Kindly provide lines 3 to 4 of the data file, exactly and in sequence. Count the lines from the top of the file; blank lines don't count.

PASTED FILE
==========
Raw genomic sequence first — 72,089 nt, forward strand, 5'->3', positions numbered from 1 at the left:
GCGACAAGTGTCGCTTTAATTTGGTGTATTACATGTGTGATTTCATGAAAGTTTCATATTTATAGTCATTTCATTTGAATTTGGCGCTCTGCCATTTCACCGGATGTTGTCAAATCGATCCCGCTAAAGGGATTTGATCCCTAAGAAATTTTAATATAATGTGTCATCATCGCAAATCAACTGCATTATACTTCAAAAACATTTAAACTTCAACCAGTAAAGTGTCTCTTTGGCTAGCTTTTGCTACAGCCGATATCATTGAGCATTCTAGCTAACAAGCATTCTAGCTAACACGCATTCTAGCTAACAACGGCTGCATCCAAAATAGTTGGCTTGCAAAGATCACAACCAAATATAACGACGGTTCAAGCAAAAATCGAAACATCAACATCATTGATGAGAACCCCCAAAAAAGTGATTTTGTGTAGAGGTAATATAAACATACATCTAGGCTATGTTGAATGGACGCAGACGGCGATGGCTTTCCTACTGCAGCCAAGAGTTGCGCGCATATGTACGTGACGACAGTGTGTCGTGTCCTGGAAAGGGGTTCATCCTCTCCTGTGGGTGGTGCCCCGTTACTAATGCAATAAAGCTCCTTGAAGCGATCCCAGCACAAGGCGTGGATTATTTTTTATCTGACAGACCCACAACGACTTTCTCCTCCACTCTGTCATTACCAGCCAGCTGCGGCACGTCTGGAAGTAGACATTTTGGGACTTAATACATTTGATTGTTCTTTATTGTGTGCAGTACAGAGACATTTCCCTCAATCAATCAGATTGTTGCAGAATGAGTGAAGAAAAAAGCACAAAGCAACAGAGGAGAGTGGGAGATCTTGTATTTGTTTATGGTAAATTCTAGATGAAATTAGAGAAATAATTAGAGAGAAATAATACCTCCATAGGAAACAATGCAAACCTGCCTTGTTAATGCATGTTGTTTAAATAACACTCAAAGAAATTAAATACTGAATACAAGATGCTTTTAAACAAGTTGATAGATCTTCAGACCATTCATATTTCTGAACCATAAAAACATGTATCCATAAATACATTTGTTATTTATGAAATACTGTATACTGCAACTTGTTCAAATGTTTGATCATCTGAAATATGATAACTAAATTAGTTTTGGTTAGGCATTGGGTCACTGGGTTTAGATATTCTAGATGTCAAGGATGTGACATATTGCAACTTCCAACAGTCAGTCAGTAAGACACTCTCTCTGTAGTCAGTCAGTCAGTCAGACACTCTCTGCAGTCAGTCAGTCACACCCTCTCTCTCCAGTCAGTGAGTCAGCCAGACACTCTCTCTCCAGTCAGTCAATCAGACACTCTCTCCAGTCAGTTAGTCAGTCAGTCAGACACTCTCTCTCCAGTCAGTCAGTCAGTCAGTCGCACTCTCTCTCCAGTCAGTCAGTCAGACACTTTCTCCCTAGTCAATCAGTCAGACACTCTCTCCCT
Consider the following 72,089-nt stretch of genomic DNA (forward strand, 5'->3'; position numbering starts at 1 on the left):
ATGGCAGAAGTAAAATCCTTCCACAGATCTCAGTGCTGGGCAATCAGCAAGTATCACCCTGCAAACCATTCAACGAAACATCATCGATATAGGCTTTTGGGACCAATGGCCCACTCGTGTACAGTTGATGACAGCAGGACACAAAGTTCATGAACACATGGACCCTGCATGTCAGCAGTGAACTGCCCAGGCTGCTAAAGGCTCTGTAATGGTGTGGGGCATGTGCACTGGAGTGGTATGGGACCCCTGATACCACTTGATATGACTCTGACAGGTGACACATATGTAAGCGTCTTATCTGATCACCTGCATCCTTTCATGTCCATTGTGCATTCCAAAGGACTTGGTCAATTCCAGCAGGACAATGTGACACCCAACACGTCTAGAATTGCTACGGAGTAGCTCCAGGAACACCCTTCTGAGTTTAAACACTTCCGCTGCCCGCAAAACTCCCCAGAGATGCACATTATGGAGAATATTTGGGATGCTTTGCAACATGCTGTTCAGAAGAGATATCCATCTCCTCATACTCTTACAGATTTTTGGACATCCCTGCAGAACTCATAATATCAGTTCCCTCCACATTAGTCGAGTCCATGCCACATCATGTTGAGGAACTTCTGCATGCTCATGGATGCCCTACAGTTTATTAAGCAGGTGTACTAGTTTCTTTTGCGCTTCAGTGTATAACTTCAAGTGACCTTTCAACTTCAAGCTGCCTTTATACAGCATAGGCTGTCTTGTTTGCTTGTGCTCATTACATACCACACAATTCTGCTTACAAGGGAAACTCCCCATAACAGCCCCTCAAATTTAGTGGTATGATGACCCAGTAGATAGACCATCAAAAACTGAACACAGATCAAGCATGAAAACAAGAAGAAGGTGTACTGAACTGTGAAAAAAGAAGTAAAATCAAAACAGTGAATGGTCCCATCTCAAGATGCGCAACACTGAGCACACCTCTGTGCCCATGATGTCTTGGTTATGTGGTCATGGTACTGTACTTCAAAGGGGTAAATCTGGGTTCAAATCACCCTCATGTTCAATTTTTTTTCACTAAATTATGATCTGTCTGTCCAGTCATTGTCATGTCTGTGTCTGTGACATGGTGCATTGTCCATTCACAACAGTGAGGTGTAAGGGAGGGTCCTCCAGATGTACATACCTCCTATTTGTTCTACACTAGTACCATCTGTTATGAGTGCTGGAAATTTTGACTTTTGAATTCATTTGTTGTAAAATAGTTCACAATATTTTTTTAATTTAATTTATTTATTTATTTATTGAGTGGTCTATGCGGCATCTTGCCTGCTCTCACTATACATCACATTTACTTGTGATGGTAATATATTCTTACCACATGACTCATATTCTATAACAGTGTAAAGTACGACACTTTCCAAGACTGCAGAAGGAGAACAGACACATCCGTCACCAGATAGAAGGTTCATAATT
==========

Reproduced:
Consider the following 72,089-nt stretch of genomic DNA (forward strand, 5'->3'; position numbering starts at 1 on the left):
ATGGCAGAAGTAAAATCCTTCCACAGATCTCAGTGCTGGGCAATCAGCAAGTATCACCCTGCAAACCATTCAACGAAACATCATCGATATAGGCTTTTGGGACCAATGGCCCACTCGTGTACAGTTGATGACAGCAGGACACAAAGTTCATGAACACATGGACCCTGCATGTCAGCAGTGAACTGCCCAGGCTGCTAAAGGCTCTGTAATGGTGTGGGGCATGTGCACTGGAGTGGTATGGGACCCCTGATACCACTTGATATGACTCTGACAGGTGACACATATGTAAGCGTCTTATCTGATCACCTGCATCCTTTCATGTCCATTGTGCATTCCAAAGGACTTGGTCAATTCCAGCAGGACAATGTGACACCCAACACGTCTAGAATTGCTACGGAGTAGCTCCAGGAACACCCTTCTGAGTTTAAACACTTCCGCTGCCCGCAAAACTCCCCAGAGATGCACATTATGGAGAATATTTGGGATGCTTTGCAACATGCTGTTCAGAAGAGATATCCATCTCCTCATACTCTTACAGATTTTTGGACATCCCTGCAGAACTCATAATATCAGTTCCCTCCACATTAGTCGAGTCCATGCCACATCATGTTGAGGAACTTCTGCATGCTCATGGATGCCCTACAGTTTATTAAGCAGGTGTACTAGTTTCTTTTGCGCTTCAGTGTATAACTTCAAGTGACCTTTCAACTTCAAGCTGCCTTTATACAGCATAGGCTGTCTTGTTTGCTTGTGCTCATTACATACCACACAATTCTGCTTACAAGGGAAACTCCCCATAACAGCCCCTCAAATTTAGTGGTATGATGACCCAGTAGATAGACCATCAAAAACTGAACACAGATCAAGCATGAAAACAAGAAGAAGGTGTACTGAACTGTGAAAAAAGAAGTAAAATCAAAACAGTGAATGGTCCCATCTCAAGATGCGCAACACTGAGCACACCTCTGTGCCCATGATGTCTTGGTTATGTGGTCATGGTACTGTACTTCAAAGGGGTAAATCTGGGTTCAAATCACCCTCATGTTCAATTTTTTTTCACTAAATTATGATCTGTCTGTCCAGTCATTGTCATGTCTGTGTCTGTGACATGGTGCATTGTCCATTCACAACAGTGAGGTGTAAGGGAGGGTCCTCCAGATGTACATACCTCCTATTTGTTCTACACTAGTACCATCTGTTATGAGTGCTGGAAATTTTGACTTTTGAATTCATTTGTTGTAAAATAGTTCACAATATTTTTTTAATTTAATTTATTTATTTATTTATTGAGTGGTCTATGCGGCATCTTGCCTGCTCTCACTATACATCACATTTACTTGTGATGGTAATATATTCTTACCACATGACTCATATTCTATAACAGTGTAAAGTACGACACTTTCCAAGACTGCAGAAGGAGAACAGACACATCCGTCACCAGATAGAAGGTTCATAATT